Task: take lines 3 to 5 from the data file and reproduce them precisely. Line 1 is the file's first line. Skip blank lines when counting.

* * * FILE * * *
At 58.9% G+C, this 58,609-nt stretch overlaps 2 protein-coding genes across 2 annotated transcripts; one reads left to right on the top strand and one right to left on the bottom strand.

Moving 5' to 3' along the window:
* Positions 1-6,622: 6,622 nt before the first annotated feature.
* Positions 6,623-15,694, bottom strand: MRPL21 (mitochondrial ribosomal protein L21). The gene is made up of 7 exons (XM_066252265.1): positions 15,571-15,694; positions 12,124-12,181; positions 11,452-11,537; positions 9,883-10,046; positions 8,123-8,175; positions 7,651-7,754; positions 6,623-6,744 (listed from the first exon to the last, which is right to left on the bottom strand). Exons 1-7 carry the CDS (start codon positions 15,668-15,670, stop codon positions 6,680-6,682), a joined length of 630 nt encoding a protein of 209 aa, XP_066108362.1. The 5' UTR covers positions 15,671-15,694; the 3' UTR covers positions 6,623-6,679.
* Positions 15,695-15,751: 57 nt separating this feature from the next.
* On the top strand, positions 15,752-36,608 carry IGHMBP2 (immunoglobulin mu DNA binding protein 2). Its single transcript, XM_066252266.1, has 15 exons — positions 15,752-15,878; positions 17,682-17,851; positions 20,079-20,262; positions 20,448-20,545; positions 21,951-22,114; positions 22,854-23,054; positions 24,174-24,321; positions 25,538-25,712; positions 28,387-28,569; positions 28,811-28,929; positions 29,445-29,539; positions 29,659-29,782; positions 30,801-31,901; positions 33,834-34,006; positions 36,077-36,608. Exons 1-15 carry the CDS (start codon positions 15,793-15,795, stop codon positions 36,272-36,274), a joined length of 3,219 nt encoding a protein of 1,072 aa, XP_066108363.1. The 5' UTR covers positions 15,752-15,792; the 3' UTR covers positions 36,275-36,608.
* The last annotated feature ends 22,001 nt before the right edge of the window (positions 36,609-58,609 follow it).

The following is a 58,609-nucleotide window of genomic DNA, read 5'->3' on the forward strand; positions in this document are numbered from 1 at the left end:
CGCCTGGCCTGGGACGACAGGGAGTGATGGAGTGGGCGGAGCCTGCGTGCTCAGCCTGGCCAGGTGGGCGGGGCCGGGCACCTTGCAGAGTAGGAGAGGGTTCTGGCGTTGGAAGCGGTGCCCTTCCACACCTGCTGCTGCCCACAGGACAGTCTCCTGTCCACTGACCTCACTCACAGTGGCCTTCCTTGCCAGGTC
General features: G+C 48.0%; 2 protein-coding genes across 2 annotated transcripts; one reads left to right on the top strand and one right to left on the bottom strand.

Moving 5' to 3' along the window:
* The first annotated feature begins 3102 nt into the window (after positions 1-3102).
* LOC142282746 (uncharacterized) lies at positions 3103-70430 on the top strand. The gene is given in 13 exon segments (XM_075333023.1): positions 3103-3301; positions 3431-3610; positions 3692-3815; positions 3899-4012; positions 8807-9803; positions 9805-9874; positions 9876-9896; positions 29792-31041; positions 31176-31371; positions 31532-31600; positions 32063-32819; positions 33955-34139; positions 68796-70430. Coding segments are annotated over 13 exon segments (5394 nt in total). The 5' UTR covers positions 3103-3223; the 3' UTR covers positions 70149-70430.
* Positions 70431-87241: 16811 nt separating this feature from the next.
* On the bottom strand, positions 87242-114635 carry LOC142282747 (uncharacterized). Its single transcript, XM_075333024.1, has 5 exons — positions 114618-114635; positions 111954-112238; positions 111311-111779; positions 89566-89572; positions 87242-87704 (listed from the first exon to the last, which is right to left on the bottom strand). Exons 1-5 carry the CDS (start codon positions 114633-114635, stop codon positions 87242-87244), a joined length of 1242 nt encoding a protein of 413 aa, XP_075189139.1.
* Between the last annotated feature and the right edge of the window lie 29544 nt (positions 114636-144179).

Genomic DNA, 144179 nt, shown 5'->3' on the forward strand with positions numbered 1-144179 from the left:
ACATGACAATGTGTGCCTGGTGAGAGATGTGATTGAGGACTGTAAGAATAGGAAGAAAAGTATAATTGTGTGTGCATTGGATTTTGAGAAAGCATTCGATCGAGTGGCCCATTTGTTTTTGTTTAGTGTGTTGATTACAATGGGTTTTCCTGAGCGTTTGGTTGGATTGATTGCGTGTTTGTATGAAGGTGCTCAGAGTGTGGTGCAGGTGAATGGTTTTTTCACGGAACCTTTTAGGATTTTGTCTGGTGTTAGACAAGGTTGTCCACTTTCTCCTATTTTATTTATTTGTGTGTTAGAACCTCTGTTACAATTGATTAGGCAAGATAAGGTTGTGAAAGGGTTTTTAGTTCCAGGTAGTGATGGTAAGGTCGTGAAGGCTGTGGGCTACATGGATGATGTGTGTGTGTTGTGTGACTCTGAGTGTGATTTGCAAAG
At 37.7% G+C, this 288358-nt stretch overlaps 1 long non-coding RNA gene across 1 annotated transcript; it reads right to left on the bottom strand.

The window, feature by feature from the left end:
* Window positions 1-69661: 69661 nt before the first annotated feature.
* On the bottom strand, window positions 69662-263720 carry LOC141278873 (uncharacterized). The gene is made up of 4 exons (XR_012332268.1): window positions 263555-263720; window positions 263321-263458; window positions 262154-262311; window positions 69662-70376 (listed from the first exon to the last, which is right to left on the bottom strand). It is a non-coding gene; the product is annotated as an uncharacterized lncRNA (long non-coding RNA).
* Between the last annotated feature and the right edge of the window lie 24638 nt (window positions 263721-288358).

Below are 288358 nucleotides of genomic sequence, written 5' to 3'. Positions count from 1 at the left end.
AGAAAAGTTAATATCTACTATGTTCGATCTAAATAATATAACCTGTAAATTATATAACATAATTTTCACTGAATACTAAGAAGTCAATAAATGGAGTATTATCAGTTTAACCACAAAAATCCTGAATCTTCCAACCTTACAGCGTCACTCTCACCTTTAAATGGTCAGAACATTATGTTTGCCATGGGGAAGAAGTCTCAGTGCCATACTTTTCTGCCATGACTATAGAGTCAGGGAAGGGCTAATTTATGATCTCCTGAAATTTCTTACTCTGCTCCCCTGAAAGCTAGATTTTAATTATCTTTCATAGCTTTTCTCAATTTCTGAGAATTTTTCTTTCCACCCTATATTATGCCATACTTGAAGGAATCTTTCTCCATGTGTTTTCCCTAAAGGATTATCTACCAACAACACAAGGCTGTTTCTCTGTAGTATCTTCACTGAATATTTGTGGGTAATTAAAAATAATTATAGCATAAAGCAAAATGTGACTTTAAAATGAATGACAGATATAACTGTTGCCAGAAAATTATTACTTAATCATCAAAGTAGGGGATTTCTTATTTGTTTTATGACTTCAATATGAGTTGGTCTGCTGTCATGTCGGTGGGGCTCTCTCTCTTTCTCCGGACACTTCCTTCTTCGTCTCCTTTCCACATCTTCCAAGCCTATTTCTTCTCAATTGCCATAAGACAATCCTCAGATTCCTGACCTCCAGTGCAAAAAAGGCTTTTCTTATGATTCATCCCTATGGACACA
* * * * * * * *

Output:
* Positions 1-6,622: 6,622 nt before the first annotated feature.
* Positions 6,623-15,694, bottom strand: MRPL21 (mitochondrial ribosomal protein L21). The gene is made up of 7 exons (XM_066252265.1): positions 15,571-15,694; positions 12,124-12,181; positions 11,452-11,537; positions 9,883-10,046; positions 8,123-8,175; positions 7,651-7,754; positions 6,623-6,744 (listed from the first exon to the last, which is right to left on the bottom strand). Exons 1-7 carry the CDS (start codon positions 15,668-15,670, stop codon positions 6,680-6,682), a joined length of 630 nt encoding a protein of 209 aa, XP_066108362.1. The 5' UTR covers positions 15,671-15,694; the 3' UTR covers positions 6,623-6,679.
* Positions 15,695-15,751: 57 nt separating this feature from the next.